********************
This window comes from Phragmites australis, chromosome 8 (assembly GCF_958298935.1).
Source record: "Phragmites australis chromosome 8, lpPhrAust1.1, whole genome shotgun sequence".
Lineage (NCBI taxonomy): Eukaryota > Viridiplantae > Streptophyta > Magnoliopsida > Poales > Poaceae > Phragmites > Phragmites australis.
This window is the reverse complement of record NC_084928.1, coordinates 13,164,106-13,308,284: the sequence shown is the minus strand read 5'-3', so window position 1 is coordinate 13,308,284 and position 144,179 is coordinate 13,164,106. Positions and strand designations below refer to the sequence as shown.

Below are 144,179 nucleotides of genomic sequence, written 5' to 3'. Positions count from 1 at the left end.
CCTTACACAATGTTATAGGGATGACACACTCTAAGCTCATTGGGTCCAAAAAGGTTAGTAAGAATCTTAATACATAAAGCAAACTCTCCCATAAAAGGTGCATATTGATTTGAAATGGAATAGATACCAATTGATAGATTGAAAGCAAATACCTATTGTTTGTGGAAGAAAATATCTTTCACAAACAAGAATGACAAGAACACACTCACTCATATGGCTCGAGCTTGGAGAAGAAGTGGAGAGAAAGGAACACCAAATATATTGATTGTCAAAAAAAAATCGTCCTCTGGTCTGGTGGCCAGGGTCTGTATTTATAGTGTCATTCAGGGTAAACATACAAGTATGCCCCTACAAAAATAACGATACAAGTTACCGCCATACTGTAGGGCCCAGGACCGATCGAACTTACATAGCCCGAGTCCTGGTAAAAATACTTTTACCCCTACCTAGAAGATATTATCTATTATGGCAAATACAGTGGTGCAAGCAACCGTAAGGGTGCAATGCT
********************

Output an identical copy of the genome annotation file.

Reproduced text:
This window comes from Phragmites australis, chromosome 8 (assembly GCF_958298935.1).
Source record: "Phragmites australis chromosome 8, lpPhrAust1.1, whole genome shotgun sequence".
Lineage (NCBI taxonomy): Eukaryota > Viridiplantae > Streptophyta > Magnoliopsida > Poales > Poaceae > Phragmites > Phragmites australis.
This window is the reverse complement of record NC_084928.1, coordinates 13,164,106-13,308,284: the sequence shown is the minus strand read 5'-3', so window position 1 is coordinate 13,308,284 and position 144,179 is coordinate 13,164,106. Positions and strand designations below refer to the sequence as shown.

Below are 144,179 nucleotides of genomic sequence, written 5' to 3'. Positions count from 1 at the left end.
CCTTACACAATGTTATAGGGATGACACACTCTAAGCTCATTGGGTCCAAAAAGGTTAGTAAGAATCTTAATACATAAAGCAAACTCTCCCATAAAAGGTGCATATTGATTTGAAATGGAATAGATACCAATTGATAGATTGAAAGCAAATACCTATTGTTTGTGGAAGAAAATATCTTTCACAAACAAGAATGACAAGAACACACTCACTCATATGGCTCGAGCTTGGAGAAGAAGTGGAGAGAAAGGAACACCAAATATATTGATTGTCAAAAAAAAATCGTCCTCTGGTCTGGTGGCCAGGGTCTGTATTTATAGTGTCATTCAGGGTAAACATACAAGTATGCCCCTACAAAAATAACGATACAAGTTACCGCCATACTGTAGGGCCCAGGACCGATCGAACTTACATAGCCCGAGTCCTGGTAAAAATACTTTTACCCCTACCTAGAAGATATTATCTATTATGGCAAATACAGTGGTGCAAGCAACCGTAAGGGTGCAATGCT